And the shuffle continues.
We’re beyond making sense of this season. Some of the most likely contenders in the NFL dropped games to lesser teams this past weekend. Some also-rans and non-entities established themselves as playoff contenders.
The only satisfaction seems to be from seeing the media “experts” and wealth of opinions fall as fretfully wrong as those of most of us little people.
Here’s a recap of last weekend’s AFC North action. Enjoy.
Cincinnati Bengals at New Orleans Saints
Thursday, November 16, 1:00pm
Final: Bengals 27, Saints 10
The Bengals reasserted themselves as a possible division-winning contender, provided everything falls into place for them, by routing the Saints at home after falling miserably flat in Cincinnati the week before. Quarterback Andy Dalton, after posting the lowest quarterback rating of his career, responded by completing 16 of 22 passes for three touchdowns and more importantly, no interceptions. Running back Jeremy Hill bolstered his claim to the starting job by rushing for 152 yards, and wideout A.J. Green demonstrated that his injury is truly behind him by catching six passes for 127 yards and a touchdown during the game’s decisive drive.
Defensively, the Bengals’ makeshift front seven did very well in limiting Saints running back Mark Ingram’s opportunities, mostly by sealing the edges and forcing him to stay in between the tackles. Linebackers Vincent Rey and Emmanuel Lemur did the rest, totaling 22 tackles (18 solo) between them. The secondary kept most of the action in front of them, as Saints quarterback Drew Brees, despite solid numbers, was only able to pass at a 6.2 YPC clip and was never able to stretch the field vertically, which is commonly a Brees trademark.
What’s Next: The Bengals travel to Houston to take on the Texans (Sunday, November 23, 1:00pm, CBS) and new starting quarterback Ryan Mallett.
Houston Texans at Cleveland Browns
Sunday, November 16, 1:00pm
Final: Texans 23, Browns 7
The Browns struggled early, and were unable to correct much during the course of the game, as quarterback Brian Hoyer’s numbers – 20-50, 330 yards, one touchdown, one interception – illustrate their frustrations rather accurately. The Browns were forced to turn away from their vaunted running game after falling behind early, and simply didn’t have the opportunities to ever draw any closer. Texans all-world defensive end J.J. Watt terrorized the Browns and Hoyer all day by forcing and recovering a fumble, registering three stops in the backfield, and (of all things) catching a short pass for the game’s first touchdown. The lone bright spot for the Browns was the play of diminutive-but-shifty wideout Andrew Hawkins, who caught six passes for 97 yards and a touchdown.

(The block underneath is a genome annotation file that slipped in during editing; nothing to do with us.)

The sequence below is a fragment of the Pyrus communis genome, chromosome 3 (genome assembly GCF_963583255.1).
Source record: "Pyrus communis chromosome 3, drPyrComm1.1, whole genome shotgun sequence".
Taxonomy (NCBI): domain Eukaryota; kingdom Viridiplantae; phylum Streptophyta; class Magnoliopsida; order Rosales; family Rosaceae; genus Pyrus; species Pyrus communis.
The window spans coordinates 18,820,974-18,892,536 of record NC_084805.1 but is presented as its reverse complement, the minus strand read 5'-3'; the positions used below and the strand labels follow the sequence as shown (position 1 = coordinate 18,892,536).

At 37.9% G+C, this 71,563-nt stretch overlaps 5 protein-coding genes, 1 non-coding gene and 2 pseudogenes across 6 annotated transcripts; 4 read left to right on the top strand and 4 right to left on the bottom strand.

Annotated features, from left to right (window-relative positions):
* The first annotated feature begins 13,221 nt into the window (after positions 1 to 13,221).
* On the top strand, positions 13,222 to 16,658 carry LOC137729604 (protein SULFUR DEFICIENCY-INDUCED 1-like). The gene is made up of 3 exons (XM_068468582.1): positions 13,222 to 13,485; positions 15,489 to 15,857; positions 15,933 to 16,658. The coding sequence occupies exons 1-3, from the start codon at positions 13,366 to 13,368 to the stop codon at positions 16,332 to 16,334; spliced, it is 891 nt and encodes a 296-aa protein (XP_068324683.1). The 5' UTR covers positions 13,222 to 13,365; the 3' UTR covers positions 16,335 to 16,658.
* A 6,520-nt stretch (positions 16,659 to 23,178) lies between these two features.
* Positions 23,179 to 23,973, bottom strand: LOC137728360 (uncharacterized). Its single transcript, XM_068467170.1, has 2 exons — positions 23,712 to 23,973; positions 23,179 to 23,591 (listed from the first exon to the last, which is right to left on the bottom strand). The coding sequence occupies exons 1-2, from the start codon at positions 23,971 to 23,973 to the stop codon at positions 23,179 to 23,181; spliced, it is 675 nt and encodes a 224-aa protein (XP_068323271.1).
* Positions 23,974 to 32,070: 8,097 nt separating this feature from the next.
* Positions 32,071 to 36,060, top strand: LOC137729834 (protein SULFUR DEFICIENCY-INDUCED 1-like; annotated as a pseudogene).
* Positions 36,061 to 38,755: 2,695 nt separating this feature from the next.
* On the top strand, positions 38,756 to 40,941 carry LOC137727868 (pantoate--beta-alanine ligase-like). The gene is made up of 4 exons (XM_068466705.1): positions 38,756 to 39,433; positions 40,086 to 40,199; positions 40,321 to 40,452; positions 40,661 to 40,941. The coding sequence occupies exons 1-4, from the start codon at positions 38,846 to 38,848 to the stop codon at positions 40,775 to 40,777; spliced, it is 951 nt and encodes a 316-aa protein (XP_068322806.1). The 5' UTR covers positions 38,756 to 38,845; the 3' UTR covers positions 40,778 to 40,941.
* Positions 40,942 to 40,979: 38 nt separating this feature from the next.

The Browns did little to stop the Texans, who maintained excellent protection for first-time starting quarterback Ryan Mallett through excellent play calling and the play-action pass, which was set up by the consistent rushing of rookie running back Alfred Blue (36 carries, 156 yards). The overused cliche of “manhandled in the trenches” certainly applied here, as the Browns were collectively pushed off the line most of the day. The secondary was kept busy trying to limit wideouts DeAndre Hopkins and Andre Johnson, who accounted for 148 of the Texans’ 211 receiving yards. Browns cornerback Joe Haden picked off a pass and logged 13 tackles (10 solo) on an otherwise forgettable day.
What’s Next: The Browns will be hosted by the suddenly NFCS-leading Atlanta Falcons (Sunday, November 23, 1:00pm, CBS).
Pittsburgh Steelers at Tennessee Titans
Monday, November 17, 8:30pm
Final: Steelers 27, Titans 24
There may not be enough accolades to lather on running back Le’Veon Bell this week, as his 204-yard rushing performance was clearly the highlight and saving grace of the Steelers, who flirted with adding another chapter to their well-documented history of losing to inferior teams. On a night when the offensive line was struggling to pick up the Titans blitz for much of the game, the Steelers wisely used the best avenue available by pounding the ball between the tackles and attacking the Titans’ mediocre linebackers and secondary. Quarterback Ben Roethlisberger was hit often enough to force him to undertake a carry for a first down in the third quarter, which seemed to energize the rest of the offense en route to their fourth quarter domination on the ground, including 74 rushing yards from Bell in the period.
Defensively, the Steelers were tested, as the Titans used a variety of high-percentage passes to move the ball and shorten the field. Rookie quarterback Zach Mettenberger had some early success, but was overwhelmed late by the Steelers’ pass rush, which, despite not collecting a sack, forced him out of the pocket and into several hurried off-target throws, most notably on third and fourth downs. The Steelers were able to limit the Titans rushing attack most of the night, although the high number of screens for moderate gains by the Titans outside almost compensated for it…almost.
What’s Next: The Steelers enjoy a welcome bye week, which should allow several of their injured defensive starters to return to the lineup December 2 against New Orleans.